Hepatocyte-specific depletion of ubiquitin regulatory X domain containing protein 8 accelerates fibrosis in a mouse non-alcoholic steatohepatitis model

Hepatocyte-specific depletion of ubiquitin regulatory X domain containing protein 8 accelerates... Ubiquitin regulatory X domain-containing protein 8 (UBXD8) is engaged in the degradation of lipidated apolipoprotein B in hepatocytes. We previously showed that hepatocyte-specific UBXD8-deficient mice (U8-HKO) fed a moderately high-fat diet (31 kcal % fat) showed periportal macrovesicular steatosis along with a decrease in very low-density lipoprotein secretion, but did not develop fibrosis. In the present study, we examined whether U8-HKO mice show NASH-like phenotypes when fed a very high-fat diet (60 kcal % fat). U8-HKO mice and their age-matched littermates (control) were fed with two NASH model diets: choline-sufficient very high-fat diet and choline-deficient very high-fat diet. After being fed a very high-fat diet for 2 weeks, U8-HKO mice showed hepatic fibrosis in a significantly wider area than in the control. Fibrosis in U8-HKO mouse liver was further enhanced under a very high-fat diet depleted of choline (the liver surface was lumpy). Concomitant administration of an angiotensin 2 type 1 receptor blocker reduced the hepatic fibrosis caused by the very high-fat diet, suggesting the existence of inflammation. Carbon tetrachloride also induced hepatic fibrosis but the severity was comparable in the control and U8-HKO mice. In conjunction with our previous finding, the results indicate that although UBXD8 functionality can be largely compensated in the normal setting, it is crucial to sustain VLDL secretion when exposed to a dietary challenge of high fat. U8-HKO mice that develop fibrosis within 2 weeks of high-fat feeding can be used as a model to study NAFLD/NASH disease progression. http://www.deepdyve.com/assets/images/DeepDyve-Logo-lg.png Histochemistry and Cell Biology Springer Journals

Hepatocyte-specific depletion of ubiquitin regulatory X domain containing protein 8 accelerates fibrosis in a mouse non-alcoholic steatohepatitis model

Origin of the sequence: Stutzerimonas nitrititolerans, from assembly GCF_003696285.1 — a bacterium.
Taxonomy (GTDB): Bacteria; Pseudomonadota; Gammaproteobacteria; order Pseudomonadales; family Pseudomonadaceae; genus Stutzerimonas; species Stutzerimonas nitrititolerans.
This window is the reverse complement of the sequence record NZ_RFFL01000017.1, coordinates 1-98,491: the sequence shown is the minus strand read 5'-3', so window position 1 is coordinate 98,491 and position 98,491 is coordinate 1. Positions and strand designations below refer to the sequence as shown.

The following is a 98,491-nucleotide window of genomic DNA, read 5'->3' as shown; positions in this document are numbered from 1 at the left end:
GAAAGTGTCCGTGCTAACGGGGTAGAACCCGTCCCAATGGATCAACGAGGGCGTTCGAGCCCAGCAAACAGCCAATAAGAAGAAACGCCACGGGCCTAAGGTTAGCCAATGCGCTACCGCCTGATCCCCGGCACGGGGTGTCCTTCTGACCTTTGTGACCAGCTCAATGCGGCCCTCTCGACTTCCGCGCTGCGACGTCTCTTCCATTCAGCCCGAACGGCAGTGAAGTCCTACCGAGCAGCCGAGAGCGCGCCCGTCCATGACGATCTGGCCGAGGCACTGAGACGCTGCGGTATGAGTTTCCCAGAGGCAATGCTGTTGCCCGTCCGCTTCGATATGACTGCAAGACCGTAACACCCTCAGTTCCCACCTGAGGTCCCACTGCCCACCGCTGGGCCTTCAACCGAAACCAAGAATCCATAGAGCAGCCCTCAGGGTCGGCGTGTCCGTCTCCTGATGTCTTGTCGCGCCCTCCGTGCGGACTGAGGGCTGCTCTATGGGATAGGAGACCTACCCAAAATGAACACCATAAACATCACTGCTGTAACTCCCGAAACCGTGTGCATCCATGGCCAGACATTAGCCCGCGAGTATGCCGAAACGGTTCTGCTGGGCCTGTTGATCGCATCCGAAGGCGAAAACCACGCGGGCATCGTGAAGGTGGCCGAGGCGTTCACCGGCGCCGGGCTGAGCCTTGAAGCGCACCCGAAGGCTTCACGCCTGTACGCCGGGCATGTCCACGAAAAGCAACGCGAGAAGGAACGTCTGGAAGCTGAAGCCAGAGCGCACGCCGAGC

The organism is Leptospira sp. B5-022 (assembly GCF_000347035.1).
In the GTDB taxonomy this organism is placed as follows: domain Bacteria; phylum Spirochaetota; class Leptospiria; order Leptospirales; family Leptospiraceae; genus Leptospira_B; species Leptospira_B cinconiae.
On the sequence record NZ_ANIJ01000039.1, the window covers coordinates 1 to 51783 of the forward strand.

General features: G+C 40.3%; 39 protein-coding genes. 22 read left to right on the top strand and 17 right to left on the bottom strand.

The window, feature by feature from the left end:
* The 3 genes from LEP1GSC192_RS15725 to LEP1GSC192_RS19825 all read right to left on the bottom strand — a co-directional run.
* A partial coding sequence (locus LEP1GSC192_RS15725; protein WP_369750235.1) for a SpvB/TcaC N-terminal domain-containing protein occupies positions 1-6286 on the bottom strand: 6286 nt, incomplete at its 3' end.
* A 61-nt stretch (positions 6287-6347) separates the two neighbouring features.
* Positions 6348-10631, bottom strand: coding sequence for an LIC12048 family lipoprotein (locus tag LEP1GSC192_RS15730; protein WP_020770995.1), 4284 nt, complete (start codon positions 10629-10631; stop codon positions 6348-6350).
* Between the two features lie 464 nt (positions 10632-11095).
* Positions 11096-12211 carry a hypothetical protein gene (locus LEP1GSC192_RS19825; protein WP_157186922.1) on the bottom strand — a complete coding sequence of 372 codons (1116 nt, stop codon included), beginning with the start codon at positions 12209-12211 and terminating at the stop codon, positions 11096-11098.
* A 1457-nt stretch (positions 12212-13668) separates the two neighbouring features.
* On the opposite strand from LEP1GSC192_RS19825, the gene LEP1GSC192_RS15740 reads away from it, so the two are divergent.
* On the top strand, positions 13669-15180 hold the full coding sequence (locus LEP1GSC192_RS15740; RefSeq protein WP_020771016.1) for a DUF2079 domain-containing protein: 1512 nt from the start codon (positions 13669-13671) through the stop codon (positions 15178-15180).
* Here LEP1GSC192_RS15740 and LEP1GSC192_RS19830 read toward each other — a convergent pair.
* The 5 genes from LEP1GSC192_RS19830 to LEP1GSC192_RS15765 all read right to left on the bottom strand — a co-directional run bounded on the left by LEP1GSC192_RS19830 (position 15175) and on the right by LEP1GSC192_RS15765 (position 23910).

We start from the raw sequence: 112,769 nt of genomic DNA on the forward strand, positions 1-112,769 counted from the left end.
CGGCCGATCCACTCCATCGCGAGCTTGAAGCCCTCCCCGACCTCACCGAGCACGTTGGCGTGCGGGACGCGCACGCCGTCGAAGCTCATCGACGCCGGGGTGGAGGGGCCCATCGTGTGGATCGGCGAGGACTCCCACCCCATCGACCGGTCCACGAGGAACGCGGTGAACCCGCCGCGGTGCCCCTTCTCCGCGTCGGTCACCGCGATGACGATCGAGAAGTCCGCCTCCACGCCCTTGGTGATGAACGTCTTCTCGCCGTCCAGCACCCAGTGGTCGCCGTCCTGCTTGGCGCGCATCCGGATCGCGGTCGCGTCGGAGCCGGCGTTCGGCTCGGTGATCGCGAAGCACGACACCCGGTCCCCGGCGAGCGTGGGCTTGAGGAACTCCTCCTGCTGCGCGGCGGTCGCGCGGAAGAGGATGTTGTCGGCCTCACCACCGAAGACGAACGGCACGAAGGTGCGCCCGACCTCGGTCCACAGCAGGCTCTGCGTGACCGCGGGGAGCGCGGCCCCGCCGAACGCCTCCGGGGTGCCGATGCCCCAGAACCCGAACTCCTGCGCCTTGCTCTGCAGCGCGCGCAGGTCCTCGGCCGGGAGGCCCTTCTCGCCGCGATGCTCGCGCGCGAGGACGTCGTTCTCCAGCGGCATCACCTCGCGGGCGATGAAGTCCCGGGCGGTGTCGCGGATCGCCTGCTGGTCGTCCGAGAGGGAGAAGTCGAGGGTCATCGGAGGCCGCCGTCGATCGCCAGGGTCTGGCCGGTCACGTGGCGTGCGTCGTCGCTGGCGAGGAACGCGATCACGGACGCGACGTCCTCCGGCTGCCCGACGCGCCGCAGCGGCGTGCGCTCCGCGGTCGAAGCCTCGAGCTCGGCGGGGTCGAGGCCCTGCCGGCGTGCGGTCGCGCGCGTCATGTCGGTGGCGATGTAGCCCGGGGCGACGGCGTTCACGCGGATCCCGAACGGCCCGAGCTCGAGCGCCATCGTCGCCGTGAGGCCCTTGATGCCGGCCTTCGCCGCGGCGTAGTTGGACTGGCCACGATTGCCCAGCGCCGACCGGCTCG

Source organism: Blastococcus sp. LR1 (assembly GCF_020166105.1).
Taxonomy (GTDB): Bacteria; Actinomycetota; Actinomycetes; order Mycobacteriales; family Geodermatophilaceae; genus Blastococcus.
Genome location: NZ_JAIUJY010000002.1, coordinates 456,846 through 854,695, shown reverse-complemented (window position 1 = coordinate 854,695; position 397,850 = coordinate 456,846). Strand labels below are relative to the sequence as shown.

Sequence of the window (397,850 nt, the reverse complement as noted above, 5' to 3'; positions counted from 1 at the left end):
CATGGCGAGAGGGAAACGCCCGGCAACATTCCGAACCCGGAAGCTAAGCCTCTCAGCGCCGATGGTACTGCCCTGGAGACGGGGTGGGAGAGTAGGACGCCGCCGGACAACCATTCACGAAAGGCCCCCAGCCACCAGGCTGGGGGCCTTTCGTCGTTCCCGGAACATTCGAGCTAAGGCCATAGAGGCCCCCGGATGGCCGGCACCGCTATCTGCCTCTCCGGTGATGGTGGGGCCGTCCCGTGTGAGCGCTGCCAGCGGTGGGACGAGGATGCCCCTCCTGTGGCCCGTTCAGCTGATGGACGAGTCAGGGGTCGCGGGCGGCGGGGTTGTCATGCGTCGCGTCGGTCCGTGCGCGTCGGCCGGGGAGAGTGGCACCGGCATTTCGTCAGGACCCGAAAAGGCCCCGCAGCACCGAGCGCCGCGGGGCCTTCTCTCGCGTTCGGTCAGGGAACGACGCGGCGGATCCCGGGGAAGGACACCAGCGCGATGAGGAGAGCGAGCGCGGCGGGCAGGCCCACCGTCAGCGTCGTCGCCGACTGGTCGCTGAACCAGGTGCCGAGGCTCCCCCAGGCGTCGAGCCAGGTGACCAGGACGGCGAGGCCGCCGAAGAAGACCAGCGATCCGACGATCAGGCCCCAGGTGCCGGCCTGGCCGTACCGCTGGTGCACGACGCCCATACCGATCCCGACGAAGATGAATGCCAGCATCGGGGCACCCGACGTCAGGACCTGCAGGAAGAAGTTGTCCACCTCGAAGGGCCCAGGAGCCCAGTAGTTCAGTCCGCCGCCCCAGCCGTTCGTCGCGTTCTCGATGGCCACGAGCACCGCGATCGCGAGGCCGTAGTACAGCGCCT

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Publisher
Springer Berlin Heidelberg
Copyright
Copyright © 2017 by Springer-Verlag Berlin Heidelberg
Subject
Biomedicine; Biomedicine, general; Cell Biology; Biochemistry, general; Developmental Biology
ISSN
0948-6143
eISSN
1432-119X
D.O.I.
10.1007/s00418-017-1572-6
Publisher site
See Article on Publisher Site

Abstract

Ubiquitin regulatory X domain-containing protein 8 (UBXD8) is engaged in the degradation of lipidated apolipoprotein B in hepatocytes. We previously showed that hepatocyte-specific UBXD8-deficient mice (U8-HKO) fed a moderately high-fat diet (31 kcal % fat) showed periportal macrovesicular steatosis along with a decrease in very low-density lipoprotein secretion, but did not develop fibrosis. In the present study, we examined whether U8-HKO mice show NASH-like phenotypes when fed a very high-fat diet (60 kcal % fat). U8-HKO mice and their age-matched littermates (control) were fed with two NASH model diets: choline-sufficient very high-fat diet and choline-deficient very high-fat diet. After being fed a very high-fat diet for 2 weeks, U8-HKO mice showed hepatic fibrosis in a significantly wider area than in the control. Fibrosis in U8-HKO mouse liver was further enhanced under a very high-fat diet depleted of choline (the liver surface was lumpy). Concomitant administration of an angiotensin 2 type 1 receptor blocker reduced the hepatic fibrosis caused by the very high-fat diet, suggesting the existence of inflammation. Carbon tetrachloride also induced hepatic fibrosis but the severity was comparable in the control and U8-HKO mice. In conjunction with our previous finding, the results indicate that although UBXD8 functionality can be largely compensated in the normal setting, it is crucial to sustain VLDL secretion when exposed to a dietary challenge of high fat. U8-HKO mice that develop fibrosis within 2 weeks of high-fat feeding can be used as a model to study NAFLD/NASH disease progression.

Journal

Histochemistry and Cell BiologySpringer Journals

Published: Apr 18, 2017

References

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